New York Times reporter Matt Apuzzo joined the Times in 2012. He’s a Pulitzer Prize-winning investigative reporter, but his article on the testimony of Condoleezza Rice at the trial of Jeffrey Sterling last week suggests he doesn’t know much about the Times.
During her tenure as Secretary of State, Rice met with Times editors to persuade them not to publish James Risen’s draft article disclosing the highly classified, Clinton-era CIA program to undermine Iran’s nuclear program. Rice and others within the Bush administration believed that Risen’s story would deeply damage the national security of the United States for no discernible public purpose. Rice succeeded in persuading the Times not to run Risen’s story on this particular CIA program; Risen disclosed it in his book State of War: The Secret History of the CIA and the Bush Administration.
In his article, Apuzzo presented Rice’s testimony regarding her discussions with Times editors as some kind of revelation. Apuzzo draws on Rice’s testimony to illustrate “how the government pressures journalists to avoid publishing details about United States security affairs. It is a common practice that is seldom discussed.”
Apuzzo appears to be ignorant of the voluminous public discussion occasioned by the publication of the James Risen/Eric Lichtblau story “Bush lets U.S. spy on callers without courts” (December 15, 2005). The following day Times editor Bill Keller released his own statement (December 16, 2005) on the Bush administration’s efforts to persuade the Times to withhold publication of the story. Keller revealed that the Times acceded for a year.
The following day Paul Farhi covered the proceedings in the Washington Post article “At the Times, a scoop deferred” (December 17, 2005). The next week Jay Rosen reviewed the commentary generated to that point in his PresssThink post “I’m not going to talk about the backstory” (December 24, 2005). Times public editor Byron Calame weighed in to greet the new year in “Behind the eavesdropping story, a loud silence” (January 1, 2006). And these items are just the tip of a very large iceberg.
Readers with a short memory, or in Apuzzo’s state of unknowing, may be unaware that Keller purported to have satisfied himself that the publication of the story did “not expose any technical intelligence-gathering methods or capabilities that are not already on the public record.” In his December 17, 2005, radio address, however, President Bush flatly asserted that publication of the story “damages our national security and puts our citizens at risk.”
Keller must have believed that he was in a better position than Bush to judge the consequences of the story’s publication and perhaps Keller thought the public benefit outweighed the damage to national security. At the time, even Time’s Joe Klein doubted it.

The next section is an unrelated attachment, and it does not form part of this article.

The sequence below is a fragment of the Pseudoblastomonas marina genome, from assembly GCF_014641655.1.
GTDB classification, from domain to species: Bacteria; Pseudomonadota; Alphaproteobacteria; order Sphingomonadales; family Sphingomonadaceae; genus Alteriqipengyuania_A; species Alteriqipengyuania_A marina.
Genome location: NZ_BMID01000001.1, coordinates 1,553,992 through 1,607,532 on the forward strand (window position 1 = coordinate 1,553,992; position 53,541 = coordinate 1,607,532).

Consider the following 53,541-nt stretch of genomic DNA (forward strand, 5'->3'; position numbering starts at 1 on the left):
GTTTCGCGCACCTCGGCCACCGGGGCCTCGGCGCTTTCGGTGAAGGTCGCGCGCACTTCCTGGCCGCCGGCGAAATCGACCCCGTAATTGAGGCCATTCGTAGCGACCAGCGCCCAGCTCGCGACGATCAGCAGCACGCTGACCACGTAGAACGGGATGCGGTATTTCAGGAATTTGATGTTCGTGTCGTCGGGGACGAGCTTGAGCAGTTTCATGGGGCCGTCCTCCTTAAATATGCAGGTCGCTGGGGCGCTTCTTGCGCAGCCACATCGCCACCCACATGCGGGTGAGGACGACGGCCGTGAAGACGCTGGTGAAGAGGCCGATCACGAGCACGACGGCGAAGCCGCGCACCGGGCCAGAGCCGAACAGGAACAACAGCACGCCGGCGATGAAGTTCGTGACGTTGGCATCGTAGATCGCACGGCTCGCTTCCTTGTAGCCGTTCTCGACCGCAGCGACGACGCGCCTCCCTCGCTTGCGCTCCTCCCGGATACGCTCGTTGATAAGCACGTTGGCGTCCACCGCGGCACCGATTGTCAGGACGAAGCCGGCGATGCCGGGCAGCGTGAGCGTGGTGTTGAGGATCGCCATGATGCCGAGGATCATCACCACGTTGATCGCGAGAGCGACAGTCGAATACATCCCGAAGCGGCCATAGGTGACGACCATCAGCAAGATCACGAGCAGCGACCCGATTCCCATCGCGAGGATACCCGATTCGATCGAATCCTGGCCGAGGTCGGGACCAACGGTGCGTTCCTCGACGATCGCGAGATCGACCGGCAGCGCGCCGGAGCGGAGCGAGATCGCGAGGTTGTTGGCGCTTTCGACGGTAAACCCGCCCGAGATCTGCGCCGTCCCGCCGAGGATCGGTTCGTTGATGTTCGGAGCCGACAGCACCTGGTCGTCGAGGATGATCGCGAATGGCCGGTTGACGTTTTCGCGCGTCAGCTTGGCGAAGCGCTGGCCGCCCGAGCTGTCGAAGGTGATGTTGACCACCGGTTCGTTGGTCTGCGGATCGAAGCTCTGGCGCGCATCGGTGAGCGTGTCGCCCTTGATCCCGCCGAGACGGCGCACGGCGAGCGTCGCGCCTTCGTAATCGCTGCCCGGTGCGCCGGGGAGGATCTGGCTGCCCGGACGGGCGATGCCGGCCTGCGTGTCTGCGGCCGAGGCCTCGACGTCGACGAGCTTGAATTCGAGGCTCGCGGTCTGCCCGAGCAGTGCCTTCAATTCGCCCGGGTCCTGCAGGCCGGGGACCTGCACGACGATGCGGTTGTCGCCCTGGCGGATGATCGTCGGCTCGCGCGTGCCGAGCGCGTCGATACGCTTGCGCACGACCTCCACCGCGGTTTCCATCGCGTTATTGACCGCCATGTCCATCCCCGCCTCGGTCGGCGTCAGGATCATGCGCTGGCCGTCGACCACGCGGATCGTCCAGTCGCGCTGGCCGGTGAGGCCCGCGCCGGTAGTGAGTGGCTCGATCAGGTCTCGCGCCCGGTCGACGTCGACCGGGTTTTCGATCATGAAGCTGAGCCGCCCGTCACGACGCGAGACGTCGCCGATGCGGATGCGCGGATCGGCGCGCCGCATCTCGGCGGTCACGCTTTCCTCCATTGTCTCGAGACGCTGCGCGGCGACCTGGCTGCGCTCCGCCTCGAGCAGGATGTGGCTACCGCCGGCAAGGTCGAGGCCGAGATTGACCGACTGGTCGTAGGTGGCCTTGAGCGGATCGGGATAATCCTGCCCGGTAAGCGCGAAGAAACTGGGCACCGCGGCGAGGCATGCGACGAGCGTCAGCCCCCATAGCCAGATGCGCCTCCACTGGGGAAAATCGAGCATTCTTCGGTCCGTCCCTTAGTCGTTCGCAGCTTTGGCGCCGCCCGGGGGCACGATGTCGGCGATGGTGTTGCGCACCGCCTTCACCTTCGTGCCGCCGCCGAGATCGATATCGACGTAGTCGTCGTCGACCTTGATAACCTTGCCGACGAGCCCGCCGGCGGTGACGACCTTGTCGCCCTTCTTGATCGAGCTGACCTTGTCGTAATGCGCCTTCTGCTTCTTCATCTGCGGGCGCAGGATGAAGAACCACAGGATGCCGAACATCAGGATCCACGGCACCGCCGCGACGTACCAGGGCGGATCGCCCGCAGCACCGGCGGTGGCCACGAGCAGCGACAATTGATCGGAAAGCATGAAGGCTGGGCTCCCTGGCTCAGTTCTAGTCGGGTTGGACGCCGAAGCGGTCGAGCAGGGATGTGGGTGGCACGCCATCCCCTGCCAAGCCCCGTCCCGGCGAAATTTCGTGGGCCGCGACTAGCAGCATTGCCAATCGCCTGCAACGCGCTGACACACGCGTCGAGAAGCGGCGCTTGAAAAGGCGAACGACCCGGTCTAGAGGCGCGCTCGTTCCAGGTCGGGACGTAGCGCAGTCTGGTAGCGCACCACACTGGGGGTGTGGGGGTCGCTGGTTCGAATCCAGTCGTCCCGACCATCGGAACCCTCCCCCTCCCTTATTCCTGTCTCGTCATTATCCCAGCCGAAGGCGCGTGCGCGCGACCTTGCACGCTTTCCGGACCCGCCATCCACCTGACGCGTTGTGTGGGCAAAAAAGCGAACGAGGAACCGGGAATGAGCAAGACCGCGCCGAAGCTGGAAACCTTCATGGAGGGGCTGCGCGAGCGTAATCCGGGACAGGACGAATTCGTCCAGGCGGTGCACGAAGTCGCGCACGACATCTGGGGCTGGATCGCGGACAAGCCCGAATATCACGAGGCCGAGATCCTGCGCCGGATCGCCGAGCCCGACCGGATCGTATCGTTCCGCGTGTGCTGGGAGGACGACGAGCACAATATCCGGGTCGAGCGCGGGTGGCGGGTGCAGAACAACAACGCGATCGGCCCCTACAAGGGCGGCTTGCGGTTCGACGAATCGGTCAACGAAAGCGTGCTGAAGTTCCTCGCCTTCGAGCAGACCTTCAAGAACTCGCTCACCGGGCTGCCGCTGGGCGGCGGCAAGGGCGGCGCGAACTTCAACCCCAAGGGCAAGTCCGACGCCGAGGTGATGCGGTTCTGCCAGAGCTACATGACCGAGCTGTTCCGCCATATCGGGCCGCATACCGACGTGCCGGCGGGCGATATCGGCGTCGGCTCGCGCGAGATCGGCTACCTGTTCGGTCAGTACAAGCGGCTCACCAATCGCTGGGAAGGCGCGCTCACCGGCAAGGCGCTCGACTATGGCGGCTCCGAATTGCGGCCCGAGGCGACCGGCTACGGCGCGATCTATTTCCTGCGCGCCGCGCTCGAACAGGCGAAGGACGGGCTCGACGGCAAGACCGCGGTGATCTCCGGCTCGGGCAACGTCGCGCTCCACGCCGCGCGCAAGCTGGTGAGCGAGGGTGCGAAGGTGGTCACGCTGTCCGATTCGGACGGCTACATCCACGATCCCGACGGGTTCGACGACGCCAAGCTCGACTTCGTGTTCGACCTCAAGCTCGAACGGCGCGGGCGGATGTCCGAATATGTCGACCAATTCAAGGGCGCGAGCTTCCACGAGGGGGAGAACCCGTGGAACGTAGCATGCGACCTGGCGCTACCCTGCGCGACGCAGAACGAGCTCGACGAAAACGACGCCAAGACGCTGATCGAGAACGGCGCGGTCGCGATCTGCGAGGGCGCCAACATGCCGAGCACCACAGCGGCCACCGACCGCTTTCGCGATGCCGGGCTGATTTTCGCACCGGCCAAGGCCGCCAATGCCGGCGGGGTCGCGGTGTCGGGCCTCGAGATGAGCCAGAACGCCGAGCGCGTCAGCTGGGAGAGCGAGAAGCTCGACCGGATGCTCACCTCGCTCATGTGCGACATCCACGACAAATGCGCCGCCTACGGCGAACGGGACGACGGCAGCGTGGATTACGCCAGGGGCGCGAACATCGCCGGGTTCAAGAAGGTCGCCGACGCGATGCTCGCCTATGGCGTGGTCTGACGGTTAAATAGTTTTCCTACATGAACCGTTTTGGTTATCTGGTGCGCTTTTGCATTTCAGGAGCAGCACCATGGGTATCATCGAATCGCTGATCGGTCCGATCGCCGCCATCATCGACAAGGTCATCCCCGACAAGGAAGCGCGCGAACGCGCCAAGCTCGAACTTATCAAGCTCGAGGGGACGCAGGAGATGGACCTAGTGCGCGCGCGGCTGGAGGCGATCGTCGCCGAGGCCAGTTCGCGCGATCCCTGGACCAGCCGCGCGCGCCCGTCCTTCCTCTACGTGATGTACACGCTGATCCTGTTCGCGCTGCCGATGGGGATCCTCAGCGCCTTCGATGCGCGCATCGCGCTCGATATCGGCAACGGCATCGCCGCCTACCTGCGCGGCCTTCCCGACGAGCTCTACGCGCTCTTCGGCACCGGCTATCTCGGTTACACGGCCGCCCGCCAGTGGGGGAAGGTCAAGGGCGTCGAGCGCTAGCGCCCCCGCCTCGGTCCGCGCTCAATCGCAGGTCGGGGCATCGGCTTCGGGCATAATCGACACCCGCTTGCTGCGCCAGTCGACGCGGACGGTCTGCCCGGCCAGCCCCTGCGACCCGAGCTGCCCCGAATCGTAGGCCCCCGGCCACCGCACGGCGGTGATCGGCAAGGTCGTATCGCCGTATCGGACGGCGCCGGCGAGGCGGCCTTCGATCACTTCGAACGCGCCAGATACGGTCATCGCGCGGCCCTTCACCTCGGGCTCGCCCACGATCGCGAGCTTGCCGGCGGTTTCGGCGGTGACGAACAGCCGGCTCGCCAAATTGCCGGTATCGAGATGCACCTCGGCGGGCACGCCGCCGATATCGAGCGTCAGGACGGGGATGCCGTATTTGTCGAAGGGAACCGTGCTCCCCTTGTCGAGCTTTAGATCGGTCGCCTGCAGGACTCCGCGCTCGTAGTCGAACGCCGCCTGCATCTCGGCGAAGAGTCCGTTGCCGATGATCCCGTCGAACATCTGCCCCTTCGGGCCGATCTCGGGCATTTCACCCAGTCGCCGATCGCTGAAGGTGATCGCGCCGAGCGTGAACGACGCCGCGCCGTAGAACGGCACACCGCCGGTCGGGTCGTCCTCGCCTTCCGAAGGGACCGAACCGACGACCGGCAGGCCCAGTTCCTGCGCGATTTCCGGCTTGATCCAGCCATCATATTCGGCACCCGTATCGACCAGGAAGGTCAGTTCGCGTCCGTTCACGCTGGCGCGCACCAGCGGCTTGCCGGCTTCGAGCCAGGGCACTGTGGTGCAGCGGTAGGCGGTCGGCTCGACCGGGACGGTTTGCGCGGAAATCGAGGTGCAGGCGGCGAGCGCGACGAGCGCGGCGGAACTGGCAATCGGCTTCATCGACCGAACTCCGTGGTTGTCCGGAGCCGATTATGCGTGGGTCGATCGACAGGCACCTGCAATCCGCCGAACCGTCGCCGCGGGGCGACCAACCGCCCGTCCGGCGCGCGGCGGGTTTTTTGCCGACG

When Risen and Lichtblau returned the following June, this time to to blow the Terror Finance Tracking Program using the SWIFT database, they reported right in the story:
Administration officials…asked The New York Times not to publish this article, saying that disclosure of the Swift program could jeopardize its effectiveness. They also enlisted several current and former officials, both Democrat and Republican, to vouch for its value.
Bill Keller, the newspaper’s executive editor, said: “We have listened closely to the administration’s arguments for withholding this information, and given them the most serious and respectful consideration. We remain convinced that the administration’s extraordinary access to this vast repository of international financial data, however carefully targeted use of it may be, is a matter of public interest.”
So there you have it; Keller ruling against the Bush administration’s plea was conclusory, but you get the drift. Who elected Keller and his successors at the Times to make these decisions? You might wonder.
The practice referred to in Apuzzo’s article has been the subject of discussion, most prominently by Times editors themselves. Apuzzo’s article suggests that memories need to be refreshed while Sterling’s trial suggests that the related issues remain timely so long as James Risen et al. are at large.
NOTE: I wrote about the legal issues in the Times’s publication of national security information protected under the Espionage Act in the Weekly Standard column “Exposure,” but Gabriel Schoenfeld owns this story. For a full understanding of what Risen has wrought here I urge interested readers to read Schoenfeld’s Weekly Standard articles “Not every leak is fit to print” (2008), “What gives?” (2010), and “A privileged press?” (2014) as well as Schoenfeld’s Power Line post “A Risen in the sun.”